McNish: Variety of Connections// The Festival of Fools is back!// The Prairie Joggers at the Daughter// Opening reception: Feast, Famine// Black Horror series at Cinematheque// The WSO presents The Spirit Horse Returns

  • Origin story: Heather Bishop

    When Heather Bishop relocated from her hometown of Regina to Manitoba in 1975, it was a career move for the folk singer – one that turned out to be highly successful.

    “Winnipeg was the heart of folk festivals in Canada, if not also influencing the US. I was thinking of launching a music career, and Winnipeg seemed like a good kickoff place,” Bishop says.

  • RWB dancer returns for The Sleeping Beauty

    To live life to the fullest is to focus on your passions as if there were no tomorrow. After receiving a brain cancer diagnosis in 2013, dancer and former Broadway performer Catherine Wreford Ledlow decided to return to Winnipeg and take a second shot at dance.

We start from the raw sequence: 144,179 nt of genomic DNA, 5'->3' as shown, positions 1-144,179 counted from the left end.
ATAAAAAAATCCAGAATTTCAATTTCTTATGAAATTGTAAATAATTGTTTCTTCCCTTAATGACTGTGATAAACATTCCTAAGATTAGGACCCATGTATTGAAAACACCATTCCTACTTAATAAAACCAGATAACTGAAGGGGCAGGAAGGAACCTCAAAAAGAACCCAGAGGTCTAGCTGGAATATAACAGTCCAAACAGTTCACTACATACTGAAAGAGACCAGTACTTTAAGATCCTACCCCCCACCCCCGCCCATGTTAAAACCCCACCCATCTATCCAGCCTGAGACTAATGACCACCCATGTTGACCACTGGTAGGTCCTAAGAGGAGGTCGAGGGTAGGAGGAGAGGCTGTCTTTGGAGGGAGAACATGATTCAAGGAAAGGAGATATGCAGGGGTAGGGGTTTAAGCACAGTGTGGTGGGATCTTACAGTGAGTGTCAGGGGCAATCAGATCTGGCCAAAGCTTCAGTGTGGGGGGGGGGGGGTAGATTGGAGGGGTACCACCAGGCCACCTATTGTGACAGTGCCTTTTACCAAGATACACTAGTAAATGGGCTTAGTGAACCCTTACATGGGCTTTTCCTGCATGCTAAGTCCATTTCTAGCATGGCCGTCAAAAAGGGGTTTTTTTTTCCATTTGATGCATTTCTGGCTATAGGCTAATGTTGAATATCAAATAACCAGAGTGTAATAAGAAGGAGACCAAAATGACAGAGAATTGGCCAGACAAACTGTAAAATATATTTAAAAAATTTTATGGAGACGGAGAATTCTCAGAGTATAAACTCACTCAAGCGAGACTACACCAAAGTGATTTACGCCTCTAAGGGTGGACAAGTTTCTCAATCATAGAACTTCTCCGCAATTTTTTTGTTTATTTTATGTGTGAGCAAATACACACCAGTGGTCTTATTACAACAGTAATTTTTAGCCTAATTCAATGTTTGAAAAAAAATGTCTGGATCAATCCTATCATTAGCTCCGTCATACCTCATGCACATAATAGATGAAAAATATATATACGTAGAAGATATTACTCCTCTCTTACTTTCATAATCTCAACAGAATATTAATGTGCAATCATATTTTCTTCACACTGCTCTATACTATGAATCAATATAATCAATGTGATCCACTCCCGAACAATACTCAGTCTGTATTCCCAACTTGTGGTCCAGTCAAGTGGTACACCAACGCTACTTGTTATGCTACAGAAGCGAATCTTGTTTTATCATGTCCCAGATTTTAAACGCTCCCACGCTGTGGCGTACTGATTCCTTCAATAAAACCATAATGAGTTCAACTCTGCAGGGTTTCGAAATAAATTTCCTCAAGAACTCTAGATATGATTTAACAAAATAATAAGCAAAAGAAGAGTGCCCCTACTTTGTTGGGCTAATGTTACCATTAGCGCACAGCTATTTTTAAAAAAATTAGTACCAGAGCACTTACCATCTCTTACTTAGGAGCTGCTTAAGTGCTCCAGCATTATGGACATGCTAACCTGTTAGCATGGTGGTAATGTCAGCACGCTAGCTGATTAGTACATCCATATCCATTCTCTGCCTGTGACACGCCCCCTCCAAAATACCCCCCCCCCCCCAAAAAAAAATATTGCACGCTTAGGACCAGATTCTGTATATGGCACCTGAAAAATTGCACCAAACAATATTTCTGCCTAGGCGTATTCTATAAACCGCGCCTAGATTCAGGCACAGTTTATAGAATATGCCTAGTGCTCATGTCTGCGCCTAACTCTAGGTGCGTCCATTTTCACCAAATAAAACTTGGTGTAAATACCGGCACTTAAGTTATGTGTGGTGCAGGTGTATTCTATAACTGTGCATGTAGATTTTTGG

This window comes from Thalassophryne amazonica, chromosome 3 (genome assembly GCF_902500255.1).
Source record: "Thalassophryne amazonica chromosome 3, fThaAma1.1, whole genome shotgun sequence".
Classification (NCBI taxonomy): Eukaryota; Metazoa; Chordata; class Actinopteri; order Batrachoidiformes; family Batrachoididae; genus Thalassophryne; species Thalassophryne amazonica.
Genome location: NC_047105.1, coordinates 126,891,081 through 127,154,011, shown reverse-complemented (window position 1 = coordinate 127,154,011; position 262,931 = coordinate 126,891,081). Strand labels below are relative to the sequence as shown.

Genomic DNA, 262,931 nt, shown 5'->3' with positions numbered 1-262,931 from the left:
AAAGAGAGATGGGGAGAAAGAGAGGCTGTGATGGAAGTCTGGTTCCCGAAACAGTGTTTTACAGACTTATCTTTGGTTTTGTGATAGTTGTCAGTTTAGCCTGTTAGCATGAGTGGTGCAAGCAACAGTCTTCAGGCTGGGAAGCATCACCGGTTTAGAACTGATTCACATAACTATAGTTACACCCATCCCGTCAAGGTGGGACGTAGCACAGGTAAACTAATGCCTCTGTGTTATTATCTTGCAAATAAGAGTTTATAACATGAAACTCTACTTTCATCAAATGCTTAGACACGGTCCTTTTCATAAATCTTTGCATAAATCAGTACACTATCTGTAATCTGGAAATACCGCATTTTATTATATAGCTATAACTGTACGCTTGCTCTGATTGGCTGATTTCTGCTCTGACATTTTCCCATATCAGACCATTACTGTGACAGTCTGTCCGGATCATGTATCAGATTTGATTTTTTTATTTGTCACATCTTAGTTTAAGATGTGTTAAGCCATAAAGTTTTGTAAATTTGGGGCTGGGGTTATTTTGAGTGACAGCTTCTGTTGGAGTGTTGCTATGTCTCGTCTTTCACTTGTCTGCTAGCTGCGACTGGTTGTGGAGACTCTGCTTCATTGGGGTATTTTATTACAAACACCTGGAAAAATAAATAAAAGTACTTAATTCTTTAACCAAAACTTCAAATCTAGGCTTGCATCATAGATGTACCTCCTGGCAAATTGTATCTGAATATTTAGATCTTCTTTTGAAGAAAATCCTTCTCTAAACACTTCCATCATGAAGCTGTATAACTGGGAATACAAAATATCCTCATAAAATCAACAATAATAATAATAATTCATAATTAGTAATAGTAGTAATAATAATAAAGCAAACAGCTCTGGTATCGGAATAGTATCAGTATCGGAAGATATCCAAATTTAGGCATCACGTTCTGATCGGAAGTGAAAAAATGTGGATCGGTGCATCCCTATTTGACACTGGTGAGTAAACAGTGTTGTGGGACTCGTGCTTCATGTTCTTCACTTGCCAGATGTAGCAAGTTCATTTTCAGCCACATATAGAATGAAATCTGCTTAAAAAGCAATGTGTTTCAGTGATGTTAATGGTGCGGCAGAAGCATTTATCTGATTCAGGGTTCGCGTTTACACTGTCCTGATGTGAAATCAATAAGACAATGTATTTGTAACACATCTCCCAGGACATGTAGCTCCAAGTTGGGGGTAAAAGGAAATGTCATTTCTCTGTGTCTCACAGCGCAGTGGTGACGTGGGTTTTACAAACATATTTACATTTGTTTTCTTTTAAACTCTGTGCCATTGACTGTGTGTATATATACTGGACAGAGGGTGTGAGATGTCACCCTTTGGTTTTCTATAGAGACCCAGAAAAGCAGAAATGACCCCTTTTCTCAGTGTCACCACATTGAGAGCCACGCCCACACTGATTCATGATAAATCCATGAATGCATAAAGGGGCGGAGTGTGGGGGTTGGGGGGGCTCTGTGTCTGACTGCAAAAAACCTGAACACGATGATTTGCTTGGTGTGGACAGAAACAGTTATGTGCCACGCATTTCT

• Promoting music with (real) love

    For emerging and established artists, getting the word out about upcoming gigs is the secret ingredient for a great show. Real Love Winnipeg recognized this need and now works to build community between music lovers and makers.

  • All aboard the moonlight special

    Today, Manitoba’s beaches are generally only accessible by car. However, that wasn’t always the case.

    From 1916 to 1956, hundreds and occasionally thousands of Manitobans hopped aboard an evening train that took them to Grand Beach and Winnipeg Beach.